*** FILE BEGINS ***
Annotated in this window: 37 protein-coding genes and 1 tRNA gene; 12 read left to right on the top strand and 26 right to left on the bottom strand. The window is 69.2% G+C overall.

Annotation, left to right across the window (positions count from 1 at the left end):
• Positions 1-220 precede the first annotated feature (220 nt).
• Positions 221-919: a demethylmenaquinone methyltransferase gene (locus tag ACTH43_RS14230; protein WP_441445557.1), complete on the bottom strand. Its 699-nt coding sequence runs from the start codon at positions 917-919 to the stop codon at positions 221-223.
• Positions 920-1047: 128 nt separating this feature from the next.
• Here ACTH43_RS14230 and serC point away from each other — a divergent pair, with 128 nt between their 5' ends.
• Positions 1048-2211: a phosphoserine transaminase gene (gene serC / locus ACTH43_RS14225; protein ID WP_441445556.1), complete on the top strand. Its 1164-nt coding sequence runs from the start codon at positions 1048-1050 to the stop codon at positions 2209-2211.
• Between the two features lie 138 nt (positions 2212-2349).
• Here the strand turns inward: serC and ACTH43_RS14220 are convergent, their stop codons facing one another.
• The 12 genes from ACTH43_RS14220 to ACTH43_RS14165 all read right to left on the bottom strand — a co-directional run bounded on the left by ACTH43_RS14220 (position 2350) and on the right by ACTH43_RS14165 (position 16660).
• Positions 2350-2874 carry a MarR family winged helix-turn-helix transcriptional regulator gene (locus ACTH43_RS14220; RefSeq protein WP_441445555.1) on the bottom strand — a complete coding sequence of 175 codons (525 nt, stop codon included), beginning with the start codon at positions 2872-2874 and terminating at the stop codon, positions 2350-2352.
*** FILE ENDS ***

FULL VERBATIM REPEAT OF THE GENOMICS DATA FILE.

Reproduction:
Annotated in this window: 37 protein-coding genes and 1 tRNA gene; 12 read left to right on the top strand and 26 right to left on the bottom strand. The window is 69.2% G+C overall.

Annotation, left to right across the window (positions count from 1 at the left end):
• Positions 1-220 precede the first annotated feature (220 nt).
• Positions 221-919: a demethylmenaquinone methyltransferase gene (locus tag ACTH43_RS14230; protein WP_441445557.1), complete on the bottom strand. Its 699-nt coding sequence runs from the start codon at positions 917-919 to the stop codon at positions 221-223.
• Positions 920-1047: 128 nt separating this feature from the next.
• Here ACTH43_RS14230 and serC point away from each other — a divergent pair, with 128 nt between their 5' ends.
• Positions 1048-2211: a phosphoserine transaminase gene (gene serC / locus ACTH43_RS14225; protein ID WP_441445556.1), complete on the top strand. Its 1164-nt coding sequence runs from the start codon at positions 1048-1050 to the stop codon at positions 2209-2211.
• Between the two features lie 138 nt (positions 2212-2349).
• Here the strand turns inward: serC and ACTH43_RS14220 are convergent, their stop codons facing one another.
• The 12 genes from ACTH43_RS14220 to ACTH43_RS14165 all read right to left on the bottom strand — a co-directional run bounded on the left by ACTH43_RS14220 (position 2350) and on the right by ACTH43_RS14165 (position 16660).
• Positions 2350-2874 carry a MarR family winged helix-turn-helix transcriptional regulator gene (locus ACTH43_RS14220; RefSeq protein WP_441445555.1) on the bottom strand — a complete coding sequence of 175 codons (525 nt, stop codon included), beginning with the start codon at positions 2872-2874 and terminating at the stop codon, positions 2350-2352.